W3C home > Mailing lists > Public > w3c-rdfcore-wg@w3.org > February 2002

Oh my GOD, another datatype document.

From: Pat Hayes <phayes@ai.uwf.edu>
Date: Mon, 4 Feb 2002 17:32:28 -0600
Message-Id: <p05101407b884bf8fcef2@[]>
To: w3c-rdfcore-wg@w3.org
Guys, Ive been trying to write a followup to the 'bermuda triangle' 
message, and its still in an incomplete state, but I thought it might 
be worth giving y'all the URI in any case as time is so short:


I will be updating this when I get a chance, maybe tonite. (Maybe. 
The html is a crock, so ignore the colors, font sizes etc.; and its a 
bit repetitive because I was writing it in streaming mode. )

In sum: one can have the TDL syntactic idioms without having pairs in 
the MT, and the local and 'range' typing all work together smoothly 
and many of the proposed alternative idioms all work together and in 
fact are semantically equivalent, and literal nodes are tidy, and 
literals denote strings.

That's the simple version.  What this does not handle, however, is 
the case where a literal is used in-line (no bnode) to refer to a 
value; in this simple mode,

<mary> <age> "10" .

says that Mary's age is a character string, and there's no arguing 
about it; if you assert some range info on <age> that disagrees with 
that, then you are just plain wrong.

Or, there is another option, which handles all the other idioms in 
just the same way and gives them the same meaning, but where a bare 
in-line literal with no typing information is under-determined; it 
means pretty much the same as a bnode, by itself. This 'subtle' 
option handles all the datatyping idioms that have been proposed so 
far (I think), but it requires some complications. First, we have to 
allow graphs to be untidy on literal nodes (cost: need to extend 
N-triples notation in some way to indicate whether or not two 
occurrences of a literal are on the same node.). Second, it is almost 
impossible to make range-typing work on arbitrary datatypes unless we 
allow literals to be subjects. (Cost: literals as subjects, which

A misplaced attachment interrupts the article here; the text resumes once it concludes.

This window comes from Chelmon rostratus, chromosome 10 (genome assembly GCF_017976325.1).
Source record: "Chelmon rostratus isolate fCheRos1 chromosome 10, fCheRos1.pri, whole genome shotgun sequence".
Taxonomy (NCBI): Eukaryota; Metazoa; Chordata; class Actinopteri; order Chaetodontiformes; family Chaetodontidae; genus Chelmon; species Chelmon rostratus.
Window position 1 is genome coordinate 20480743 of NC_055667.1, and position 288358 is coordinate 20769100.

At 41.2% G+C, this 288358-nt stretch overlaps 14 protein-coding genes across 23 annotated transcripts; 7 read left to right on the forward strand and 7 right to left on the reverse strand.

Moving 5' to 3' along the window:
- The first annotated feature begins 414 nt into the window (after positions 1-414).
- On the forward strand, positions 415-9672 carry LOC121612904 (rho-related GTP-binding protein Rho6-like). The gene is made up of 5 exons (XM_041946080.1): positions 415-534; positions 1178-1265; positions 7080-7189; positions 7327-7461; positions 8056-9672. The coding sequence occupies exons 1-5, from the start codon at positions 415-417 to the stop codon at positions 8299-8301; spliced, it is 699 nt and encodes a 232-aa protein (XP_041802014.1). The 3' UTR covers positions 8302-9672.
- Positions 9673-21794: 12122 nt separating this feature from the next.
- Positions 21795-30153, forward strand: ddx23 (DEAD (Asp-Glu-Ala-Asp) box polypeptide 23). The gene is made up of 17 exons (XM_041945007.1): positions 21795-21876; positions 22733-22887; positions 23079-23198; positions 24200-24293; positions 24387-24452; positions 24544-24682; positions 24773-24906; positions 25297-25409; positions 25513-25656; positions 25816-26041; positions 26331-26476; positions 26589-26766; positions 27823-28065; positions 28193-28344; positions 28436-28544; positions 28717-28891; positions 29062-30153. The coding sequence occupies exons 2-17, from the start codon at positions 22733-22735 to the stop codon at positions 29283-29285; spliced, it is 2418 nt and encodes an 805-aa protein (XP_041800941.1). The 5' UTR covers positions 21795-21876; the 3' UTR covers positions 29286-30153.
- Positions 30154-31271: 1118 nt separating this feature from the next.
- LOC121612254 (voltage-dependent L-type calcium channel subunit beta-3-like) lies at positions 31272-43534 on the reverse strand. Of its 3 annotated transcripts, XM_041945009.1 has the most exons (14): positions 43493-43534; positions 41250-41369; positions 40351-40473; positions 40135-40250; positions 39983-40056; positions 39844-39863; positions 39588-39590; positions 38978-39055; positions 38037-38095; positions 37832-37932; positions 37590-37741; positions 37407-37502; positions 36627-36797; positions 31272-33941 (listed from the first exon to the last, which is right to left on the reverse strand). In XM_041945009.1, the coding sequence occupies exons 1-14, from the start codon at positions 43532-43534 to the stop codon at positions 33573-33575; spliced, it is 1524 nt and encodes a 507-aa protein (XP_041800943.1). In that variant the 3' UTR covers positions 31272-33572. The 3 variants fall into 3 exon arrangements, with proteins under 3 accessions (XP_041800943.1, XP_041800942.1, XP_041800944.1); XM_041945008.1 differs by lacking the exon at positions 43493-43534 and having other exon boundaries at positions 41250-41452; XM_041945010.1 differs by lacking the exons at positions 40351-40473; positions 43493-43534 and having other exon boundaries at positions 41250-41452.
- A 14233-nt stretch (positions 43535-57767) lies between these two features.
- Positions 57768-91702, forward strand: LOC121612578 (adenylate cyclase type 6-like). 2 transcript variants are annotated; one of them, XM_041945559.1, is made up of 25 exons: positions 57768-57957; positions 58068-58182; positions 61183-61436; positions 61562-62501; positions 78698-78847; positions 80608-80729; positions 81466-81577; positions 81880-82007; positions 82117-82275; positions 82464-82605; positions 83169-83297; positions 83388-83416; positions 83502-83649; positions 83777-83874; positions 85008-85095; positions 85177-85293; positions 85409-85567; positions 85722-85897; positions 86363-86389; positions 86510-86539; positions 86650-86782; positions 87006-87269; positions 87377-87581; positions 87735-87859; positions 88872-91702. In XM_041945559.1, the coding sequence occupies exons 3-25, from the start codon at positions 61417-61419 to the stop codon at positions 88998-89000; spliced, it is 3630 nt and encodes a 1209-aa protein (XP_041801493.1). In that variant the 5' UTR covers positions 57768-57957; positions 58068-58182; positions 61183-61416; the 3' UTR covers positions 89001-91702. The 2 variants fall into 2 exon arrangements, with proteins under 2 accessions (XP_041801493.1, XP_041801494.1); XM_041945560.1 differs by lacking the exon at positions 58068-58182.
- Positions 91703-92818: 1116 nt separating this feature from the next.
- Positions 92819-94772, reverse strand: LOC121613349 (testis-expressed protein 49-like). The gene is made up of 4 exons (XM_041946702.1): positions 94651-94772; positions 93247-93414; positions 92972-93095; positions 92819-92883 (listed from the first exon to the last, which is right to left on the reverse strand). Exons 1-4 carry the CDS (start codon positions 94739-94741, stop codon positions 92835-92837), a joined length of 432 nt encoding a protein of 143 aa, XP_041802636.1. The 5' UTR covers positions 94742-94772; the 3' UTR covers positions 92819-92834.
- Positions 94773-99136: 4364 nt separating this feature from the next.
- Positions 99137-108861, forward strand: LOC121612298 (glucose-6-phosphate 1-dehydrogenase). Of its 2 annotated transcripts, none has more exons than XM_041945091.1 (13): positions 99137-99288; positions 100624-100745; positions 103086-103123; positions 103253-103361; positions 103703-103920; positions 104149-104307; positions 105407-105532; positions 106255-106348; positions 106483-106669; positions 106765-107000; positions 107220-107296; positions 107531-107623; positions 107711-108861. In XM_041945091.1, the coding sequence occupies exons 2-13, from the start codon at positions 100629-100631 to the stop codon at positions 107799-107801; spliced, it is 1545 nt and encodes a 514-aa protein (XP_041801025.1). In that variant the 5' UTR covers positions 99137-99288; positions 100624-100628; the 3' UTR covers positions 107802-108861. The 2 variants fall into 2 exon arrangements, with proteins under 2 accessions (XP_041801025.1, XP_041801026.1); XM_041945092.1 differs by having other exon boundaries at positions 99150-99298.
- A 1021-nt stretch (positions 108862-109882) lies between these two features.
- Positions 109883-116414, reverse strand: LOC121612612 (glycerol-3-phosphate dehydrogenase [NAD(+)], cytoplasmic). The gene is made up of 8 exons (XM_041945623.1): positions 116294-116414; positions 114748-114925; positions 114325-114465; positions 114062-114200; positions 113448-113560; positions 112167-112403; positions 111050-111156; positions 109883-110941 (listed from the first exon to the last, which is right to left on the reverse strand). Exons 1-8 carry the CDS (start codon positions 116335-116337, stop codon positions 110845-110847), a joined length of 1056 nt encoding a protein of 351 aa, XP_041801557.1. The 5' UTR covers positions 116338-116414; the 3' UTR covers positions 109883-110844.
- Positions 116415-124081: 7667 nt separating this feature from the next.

some users will not like, eg might break DAML compatibility.) Third, 
some queries and rules might turn out to have a stronger meaning than 
people currently expect, and so have some unexpected conclusions , cf 
discussion near end of document. (Cost: I don't think this last is a 
fatal problem, in fact, but it might ruffle some feathers.)

Finally, this proposal has some overall costs. It uses a new namespace
and requires that it be used intelligently. (You really only need the 
datatype and type, the rest are for being fancy-schmansy.) And it 
requires imposing some semantic conditions that go beyond what can be 
stated using closure rules; which is another way of saying that this 
is a genuine semantic extension to RDF; it can't be thought of as 
just an abbreviated form of a whole lot of RDF triples (as RDFS can, 
for example.)

Datatyping this sensitive really does go slightly beyond what can be 
said *in* RDF, in a sense. I would argue that this is inevitable if 
we are going to deal properly with XML datatypes, but I can see that 
some folk will be worried by it.

Anyway, I offer it for consideration/comment/trashing/whatever.

I'll try to summarize what it does for all the 'issues' soon. 
However, a quick comment about issue B4 in V4. When writing things 

_:f <rdf:title> <film> .
_:f <dc:title> "10" .
<mary> <age> "10" .

you have to say whether those are the same literal NODE or not. 
Graphs can be untidy on literal nodes, so this is ambiguous (4 nodes 
or 5 in the graph?). And it matters, because one gets different 
entailments in the two cases. If those "10"s are the same literal 
node than this entails

_:x <cd:Title> _:y .
_:z <age> _:y .

but if they are not the same node, and if nodes can be typed 
separately, then it doesn't, in general. Either way the inference is 
quite clear, but the discussion is confused because the Ntriples 
*syntax* is ambiguous when literal nodes are not tidy.


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Received on Monday, 4 February 2002 18:31:55 UTC

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